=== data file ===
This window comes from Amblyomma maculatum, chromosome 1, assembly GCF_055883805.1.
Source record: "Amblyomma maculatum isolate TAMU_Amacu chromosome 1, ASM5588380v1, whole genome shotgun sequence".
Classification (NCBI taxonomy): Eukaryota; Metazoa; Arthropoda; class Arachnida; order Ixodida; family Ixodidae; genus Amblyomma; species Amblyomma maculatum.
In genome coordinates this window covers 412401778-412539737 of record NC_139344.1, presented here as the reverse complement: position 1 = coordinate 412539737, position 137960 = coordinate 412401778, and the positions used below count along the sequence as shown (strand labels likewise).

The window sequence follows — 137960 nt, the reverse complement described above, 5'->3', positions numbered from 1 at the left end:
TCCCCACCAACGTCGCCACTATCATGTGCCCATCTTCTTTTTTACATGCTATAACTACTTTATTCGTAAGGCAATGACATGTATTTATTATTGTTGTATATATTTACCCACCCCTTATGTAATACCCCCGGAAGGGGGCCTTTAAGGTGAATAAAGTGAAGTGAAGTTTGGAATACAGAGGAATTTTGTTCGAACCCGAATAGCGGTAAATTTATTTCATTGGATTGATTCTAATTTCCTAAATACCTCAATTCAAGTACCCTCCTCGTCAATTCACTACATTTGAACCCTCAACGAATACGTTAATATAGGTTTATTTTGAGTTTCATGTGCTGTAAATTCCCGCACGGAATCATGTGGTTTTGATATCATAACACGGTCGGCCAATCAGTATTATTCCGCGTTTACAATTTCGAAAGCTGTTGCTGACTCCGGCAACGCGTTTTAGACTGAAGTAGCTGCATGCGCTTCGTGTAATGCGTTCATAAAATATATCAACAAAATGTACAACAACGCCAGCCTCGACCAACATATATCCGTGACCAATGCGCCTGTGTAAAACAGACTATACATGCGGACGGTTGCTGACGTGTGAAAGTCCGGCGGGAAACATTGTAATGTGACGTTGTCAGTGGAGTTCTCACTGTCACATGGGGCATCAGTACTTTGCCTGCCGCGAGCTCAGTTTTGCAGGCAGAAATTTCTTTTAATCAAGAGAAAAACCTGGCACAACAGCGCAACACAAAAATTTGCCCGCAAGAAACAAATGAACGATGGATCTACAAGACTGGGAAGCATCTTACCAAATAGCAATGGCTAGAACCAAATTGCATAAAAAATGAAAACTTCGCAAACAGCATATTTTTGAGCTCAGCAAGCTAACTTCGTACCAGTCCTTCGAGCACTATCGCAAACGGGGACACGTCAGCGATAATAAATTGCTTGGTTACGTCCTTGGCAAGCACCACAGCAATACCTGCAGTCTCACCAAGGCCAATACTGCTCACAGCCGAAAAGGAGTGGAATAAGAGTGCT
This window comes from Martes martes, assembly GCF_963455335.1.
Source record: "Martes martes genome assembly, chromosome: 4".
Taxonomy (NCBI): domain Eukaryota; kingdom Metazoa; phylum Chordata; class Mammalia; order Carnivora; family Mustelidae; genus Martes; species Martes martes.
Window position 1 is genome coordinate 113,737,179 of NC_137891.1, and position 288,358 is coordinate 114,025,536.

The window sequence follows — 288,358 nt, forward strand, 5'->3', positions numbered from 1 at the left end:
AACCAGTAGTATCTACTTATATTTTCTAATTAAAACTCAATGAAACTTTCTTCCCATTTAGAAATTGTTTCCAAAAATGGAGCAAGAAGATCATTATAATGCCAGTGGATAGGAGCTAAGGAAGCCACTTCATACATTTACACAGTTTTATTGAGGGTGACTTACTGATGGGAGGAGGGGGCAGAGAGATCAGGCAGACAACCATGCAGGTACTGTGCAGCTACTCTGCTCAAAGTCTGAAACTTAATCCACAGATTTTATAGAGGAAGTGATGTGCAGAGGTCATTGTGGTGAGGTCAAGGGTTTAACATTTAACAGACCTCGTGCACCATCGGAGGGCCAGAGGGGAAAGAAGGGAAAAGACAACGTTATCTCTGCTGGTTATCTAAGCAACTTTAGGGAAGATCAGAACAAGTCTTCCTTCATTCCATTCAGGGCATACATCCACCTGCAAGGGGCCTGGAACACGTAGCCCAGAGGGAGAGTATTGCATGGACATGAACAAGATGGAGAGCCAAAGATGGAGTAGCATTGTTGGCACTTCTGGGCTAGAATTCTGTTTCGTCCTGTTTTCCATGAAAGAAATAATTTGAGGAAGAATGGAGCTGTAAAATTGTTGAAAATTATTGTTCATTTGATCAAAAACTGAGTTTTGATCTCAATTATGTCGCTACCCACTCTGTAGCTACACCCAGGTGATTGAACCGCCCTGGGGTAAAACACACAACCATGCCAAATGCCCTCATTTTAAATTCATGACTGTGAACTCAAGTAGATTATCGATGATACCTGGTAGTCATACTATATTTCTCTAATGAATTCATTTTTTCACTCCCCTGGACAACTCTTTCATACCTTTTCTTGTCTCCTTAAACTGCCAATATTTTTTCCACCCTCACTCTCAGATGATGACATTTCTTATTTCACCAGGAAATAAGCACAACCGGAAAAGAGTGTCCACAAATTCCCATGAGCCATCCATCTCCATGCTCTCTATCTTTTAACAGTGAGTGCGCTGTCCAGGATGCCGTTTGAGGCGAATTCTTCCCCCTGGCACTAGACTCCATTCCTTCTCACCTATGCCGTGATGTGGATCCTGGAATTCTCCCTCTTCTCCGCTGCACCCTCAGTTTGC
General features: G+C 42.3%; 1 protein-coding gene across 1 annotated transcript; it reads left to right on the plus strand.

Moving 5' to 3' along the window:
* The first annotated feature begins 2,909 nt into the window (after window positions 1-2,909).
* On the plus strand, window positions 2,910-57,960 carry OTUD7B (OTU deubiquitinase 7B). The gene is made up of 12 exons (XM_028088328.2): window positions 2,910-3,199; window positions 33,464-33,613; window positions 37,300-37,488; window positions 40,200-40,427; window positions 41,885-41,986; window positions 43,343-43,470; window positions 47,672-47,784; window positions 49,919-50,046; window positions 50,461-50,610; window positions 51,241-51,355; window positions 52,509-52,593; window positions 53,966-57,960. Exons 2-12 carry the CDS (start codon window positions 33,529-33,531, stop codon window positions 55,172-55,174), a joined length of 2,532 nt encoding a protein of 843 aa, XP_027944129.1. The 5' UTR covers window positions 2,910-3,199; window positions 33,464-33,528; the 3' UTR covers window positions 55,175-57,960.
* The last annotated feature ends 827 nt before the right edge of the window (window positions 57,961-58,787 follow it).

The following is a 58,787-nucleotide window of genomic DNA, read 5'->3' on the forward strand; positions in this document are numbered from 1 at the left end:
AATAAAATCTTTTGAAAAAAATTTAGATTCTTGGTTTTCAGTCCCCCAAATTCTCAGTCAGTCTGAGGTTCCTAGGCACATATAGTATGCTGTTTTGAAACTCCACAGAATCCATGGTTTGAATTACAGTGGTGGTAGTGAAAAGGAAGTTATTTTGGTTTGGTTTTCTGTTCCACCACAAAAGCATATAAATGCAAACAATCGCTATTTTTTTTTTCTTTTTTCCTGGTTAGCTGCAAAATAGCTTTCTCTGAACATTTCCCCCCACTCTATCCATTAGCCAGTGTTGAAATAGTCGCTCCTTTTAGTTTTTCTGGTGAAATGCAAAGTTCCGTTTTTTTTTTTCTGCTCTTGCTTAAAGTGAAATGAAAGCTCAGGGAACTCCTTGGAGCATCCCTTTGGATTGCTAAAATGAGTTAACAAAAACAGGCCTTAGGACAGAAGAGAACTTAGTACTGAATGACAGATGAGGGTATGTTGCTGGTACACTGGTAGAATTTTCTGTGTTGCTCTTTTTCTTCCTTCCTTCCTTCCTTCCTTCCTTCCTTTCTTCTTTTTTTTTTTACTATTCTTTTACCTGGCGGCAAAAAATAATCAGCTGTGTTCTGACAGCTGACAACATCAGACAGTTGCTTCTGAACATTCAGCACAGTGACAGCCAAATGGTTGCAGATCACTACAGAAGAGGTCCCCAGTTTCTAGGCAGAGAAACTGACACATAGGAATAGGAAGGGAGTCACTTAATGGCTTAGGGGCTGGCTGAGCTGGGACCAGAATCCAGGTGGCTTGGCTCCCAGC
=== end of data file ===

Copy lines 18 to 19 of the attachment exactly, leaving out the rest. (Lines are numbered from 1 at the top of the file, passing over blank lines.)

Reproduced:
The following is a 58,787-nucleotide window of genomic DNA, read 5'->3' on the forward strand; positions in this document are numbered from 1 at the left end:
AATAAAATCTTTTGAAAAAAATTTAGATTCTTGGTTTTCAGTCCCCCAAATTCTCAGTCAGTCTGAGGTTCCTAGGCACATATAGTATGCTGTTTTGAAACTCCACAGAATCCATGGTTTGAATTACAGTGGTGGTAGTGAAAAGGAAGTTATTTTGGTTTGGTTTTCTGTTCCACCACAAAAGCATATAAATGCAAACAATCGCTATTTTTTTTTTCTTTTTTCCTGGTTAGCTGCAAAATAGCTTTCTCTGAACATTTCCCCCCACTCTATCCATTAGCCAGTGTTGAAATAGTCGCTCCTTTTAGTTTTTCTGGTGAAATGCAAAGTTCCGTTTTTTTTTTTCTGCTCTTGCTTAAAGTGAAATGAAAGCTCAGGGAACTCCTTGGAGCATCCCTTTGGATTGCTAAAATGAGTTAACAAAAACAGGCCTTAGGACAGAAGAGAACTTAGTACTGAATGACAGATGAGGGTATGTTGCTGGTACACTGGTAGAATTTTCTGTGTTGCTCTTTTTCTTCCTTCCTTCCTTCCTTCCTTCCTTCCTTTCTTCTTTTTTTTTTTACTATTCTTTTACCTGGCGGCAAAAAATAATCAGCTGTGTTCTGACAGCTGACAACATCAGACAGTTGCTTCTGAACATTCAGCACAGTGACAGCCAAATGGTTGCAGATCACTACAGAAGAGGTCCCCAGTTTCTAGGCAGAGAAACTGACACATAGGAATAGGAAGGGAGTCACTTAATGGCTTAGGGGCTGGCTGAGCTGGGACCAGAATCCAGGTGGCTTGGCTCCCAGC